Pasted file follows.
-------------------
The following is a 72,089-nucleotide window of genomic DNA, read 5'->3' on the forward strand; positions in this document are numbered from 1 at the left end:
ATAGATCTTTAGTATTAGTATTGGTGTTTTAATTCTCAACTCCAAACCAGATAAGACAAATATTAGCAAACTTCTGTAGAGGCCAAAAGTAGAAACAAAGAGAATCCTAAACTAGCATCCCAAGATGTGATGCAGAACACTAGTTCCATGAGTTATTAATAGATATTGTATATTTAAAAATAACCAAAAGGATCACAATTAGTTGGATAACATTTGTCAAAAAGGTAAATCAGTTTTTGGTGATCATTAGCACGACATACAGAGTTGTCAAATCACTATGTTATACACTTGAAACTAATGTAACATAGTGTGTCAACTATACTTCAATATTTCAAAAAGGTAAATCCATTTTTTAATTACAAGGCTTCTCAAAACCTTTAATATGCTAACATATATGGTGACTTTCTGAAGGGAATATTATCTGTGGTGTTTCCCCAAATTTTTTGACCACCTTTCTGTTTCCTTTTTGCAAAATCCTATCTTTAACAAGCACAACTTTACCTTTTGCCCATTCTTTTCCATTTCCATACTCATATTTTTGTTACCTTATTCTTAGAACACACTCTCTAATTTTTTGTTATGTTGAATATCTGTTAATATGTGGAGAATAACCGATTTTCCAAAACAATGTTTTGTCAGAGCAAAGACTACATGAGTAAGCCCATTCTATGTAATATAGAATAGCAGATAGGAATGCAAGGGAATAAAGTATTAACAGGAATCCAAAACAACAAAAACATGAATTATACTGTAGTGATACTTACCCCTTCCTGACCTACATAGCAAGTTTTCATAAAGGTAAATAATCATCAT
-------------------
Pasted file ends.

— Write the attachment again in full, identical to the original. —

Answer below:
The following is a 72,089-nucleotide window of genomic DNA, read 5'->3' on the forward strand; positions in this document are numbered from 1 at the left end:
ATAGATCTTTAGTATTAGTATTGGTGTTTTAATTCTCAACTCCAAACCAGATAAGACAAATATTAGCAAACTTCTGTAGAGGCCAAAAGTAGAAACAAAGAGAATCCTAAACTAGCATCCCAAGATGTGATGCAGAACACTAGTTCCATGAGTTATTAATAGATATTGTATATTTAAAAATAACCAAAAGGATCACAATTAGTTGGATAACATTTGTCAAAAAGGTAAATCAGTTTTTGGTGATCATTAGCACGACATACAGAGTTGTCAAATCACTATGTTATACACTTGAAACTAATGTAACATAGTGTGTCAACTATACTTCAATATTTCAAAAAGGTAAATCCATTTTTTAATTACAAGGCTTCTCAAAACCTTTAATATGCTAACATATATGGTGACTTTCTGAAGGGAATATTATCTGTGGTGTTTCCCCAAATTTTTTGACCACCTTTCTGTTTCCTTTTTGCAAAATCCTATCTTTAACAAGCACAACTTTACCTTTTGCCCATTCTTTTCCATTTCCATACTCATATTTTTGTTACCTTATTCTTAGAACACACTCTCTAATTTTTTGTTATGTTGAATATCTGTTAATATGTGGAGAATAACCGATTTTCCAAAACAATGTTTTGTCAGAGCAAAGACTACATGAGTAAGCCCATTCTATGTAATATAGAATAGCAGATAGGAATGCAAGGGAATAAAGTATTAACAGGAATCCAAAACAACAAAAACATGAATTATACTGTAGTGATACTTACCCCTTCCTGACCTACATAGCAAGTTTTCATAAAGGTAAATAATCATCAT